Public–private partnerships have been implemented in multiple countries and are primarily used for infrastructure projects. They have been used for building, equipping, operating and maintaining schools, hospitals, transport systems, and water and sewerage systems.
Cooperation between private actors, corporations and governments has existed since the inception of sovereign states, notably for the purpose of tax collection and colonization. However, contemporary “public-private partnerships” came into being around the end of the 20th century. They were associated with neoliberal policies to increase the private sector’s involvement in public administration. Originally, they were seen by governments around the world as a method of financing new or refurbished public-sector assets outside their balance sheet. At the dawn of the millenium, this vision of PPPs came under heavy criticism as taxpayers or users still had to pay for those PPP projects, with high interest. PPPs initiated after 2010 are generally included in the public balance sheet.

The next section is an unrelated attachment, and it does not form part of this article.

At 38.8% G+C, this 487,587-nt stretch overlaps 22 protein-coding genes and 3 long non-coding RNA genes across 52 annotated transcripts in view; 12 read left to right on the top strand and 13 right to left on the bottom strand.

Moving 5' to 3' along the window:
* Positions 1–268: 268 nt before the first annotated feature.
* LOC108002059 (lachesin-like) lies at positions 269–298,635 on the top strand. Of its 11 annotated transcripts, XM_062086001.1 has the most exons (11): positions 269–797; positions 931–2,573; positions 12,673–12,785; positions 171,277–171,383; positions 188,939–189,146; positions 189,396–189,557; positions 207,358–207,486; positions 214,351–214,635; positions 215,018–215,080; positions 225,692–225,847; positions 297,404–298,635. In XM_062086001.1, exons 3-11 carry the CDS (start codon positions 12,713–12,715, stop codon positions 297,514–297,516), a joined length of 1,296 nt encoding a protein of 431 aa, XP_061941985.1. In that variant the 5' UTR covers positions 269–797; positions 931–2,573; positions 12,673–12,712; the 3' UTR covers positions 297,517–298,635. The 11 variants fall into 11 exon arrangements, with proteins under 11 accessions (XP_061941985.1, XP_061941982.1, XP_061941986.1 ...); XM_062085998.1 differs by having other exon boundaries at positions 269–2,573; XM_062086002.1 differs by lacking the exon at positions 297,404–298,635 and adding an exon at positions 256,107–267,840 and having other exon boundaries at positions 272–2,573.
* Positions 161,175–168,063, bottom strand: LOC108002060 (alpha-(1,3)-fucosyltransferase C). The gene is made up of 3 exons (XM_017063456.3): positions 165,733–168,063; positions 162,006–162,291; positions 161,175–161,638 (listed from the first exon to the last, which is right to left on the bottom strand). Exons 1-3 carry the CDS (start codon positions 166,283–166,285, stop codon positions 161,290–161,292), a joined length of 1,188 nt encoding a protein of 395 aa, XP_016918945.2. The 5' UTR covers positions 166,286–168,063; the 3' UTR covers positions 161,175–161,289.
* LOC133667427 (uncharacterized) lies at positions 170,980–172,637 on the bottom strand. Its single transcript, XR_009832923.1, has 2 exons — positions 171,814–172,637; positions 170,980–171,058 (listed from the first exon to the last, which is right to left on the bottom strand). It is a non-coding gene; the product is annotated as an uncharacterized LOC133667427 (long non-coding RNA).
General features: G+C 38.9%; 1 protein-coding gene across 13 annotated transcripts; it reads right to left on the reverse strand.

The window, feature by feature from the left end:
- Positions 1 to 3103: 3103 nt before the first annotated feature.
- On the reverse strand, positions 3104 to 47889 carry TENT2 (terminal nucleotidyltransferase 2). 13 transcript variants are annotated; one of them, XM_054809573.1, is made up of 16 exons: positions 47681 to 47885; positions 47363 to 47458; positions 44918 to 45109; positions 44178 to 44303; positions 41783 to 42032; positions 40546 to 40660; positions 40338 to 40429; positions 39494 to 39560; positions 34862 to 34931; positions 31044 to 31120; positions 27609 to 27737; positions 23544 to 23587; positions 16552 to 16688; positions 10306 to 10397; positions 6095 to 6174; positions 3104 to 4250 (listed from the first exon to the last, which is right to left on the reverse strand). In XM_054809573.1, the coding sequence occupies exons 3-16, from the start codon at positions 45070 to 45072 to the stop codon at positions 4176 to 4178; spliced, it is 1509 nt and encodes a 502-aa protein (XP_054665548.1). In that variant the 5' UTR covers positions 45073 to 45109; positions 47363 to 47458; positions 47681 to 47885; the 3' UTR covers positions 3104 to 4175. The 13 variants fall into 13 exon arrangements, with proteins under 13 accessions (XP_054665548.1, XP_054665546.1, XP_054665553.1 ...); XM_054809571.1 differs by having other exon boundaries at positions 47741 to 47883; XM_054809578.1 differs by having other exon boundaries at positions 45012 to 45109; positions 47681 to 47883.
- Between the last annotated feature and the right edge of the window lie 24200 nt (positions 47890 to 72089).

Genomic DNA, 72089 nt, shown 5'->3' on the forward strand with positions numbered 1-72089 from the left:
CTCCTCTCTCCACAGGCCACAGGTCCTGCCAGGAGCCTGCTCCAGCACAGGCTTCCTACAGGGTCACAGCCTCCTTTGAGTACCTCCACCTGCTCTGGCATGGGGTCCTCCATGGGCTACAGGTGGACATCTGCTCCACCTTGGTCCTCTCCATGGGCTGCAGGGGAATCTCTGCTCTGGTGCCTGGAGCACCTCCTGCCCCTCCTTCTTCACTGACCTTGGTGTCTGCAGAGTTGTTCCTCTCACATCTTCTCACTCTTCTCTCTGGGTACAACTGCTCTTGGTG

PPPs continue to be highly controversial as a funding tools, largely over concerns that public return on investment is lower than returns for the private funder. PPPs are closely related to concepts such as privatization and the contracting out of government services. The lack of a shared understanding of what a PPP is and the secrecy surrounding their financial details makes the process of evaluating whether PPPs have been successful, complex. P3 advocates highlight the sharing of risk and the development of innovation, while critics decry their higher costs and issues of accountability. Evidence of PPP performance in terms of value for money and efficiency, for example, is mixed and often unavailable.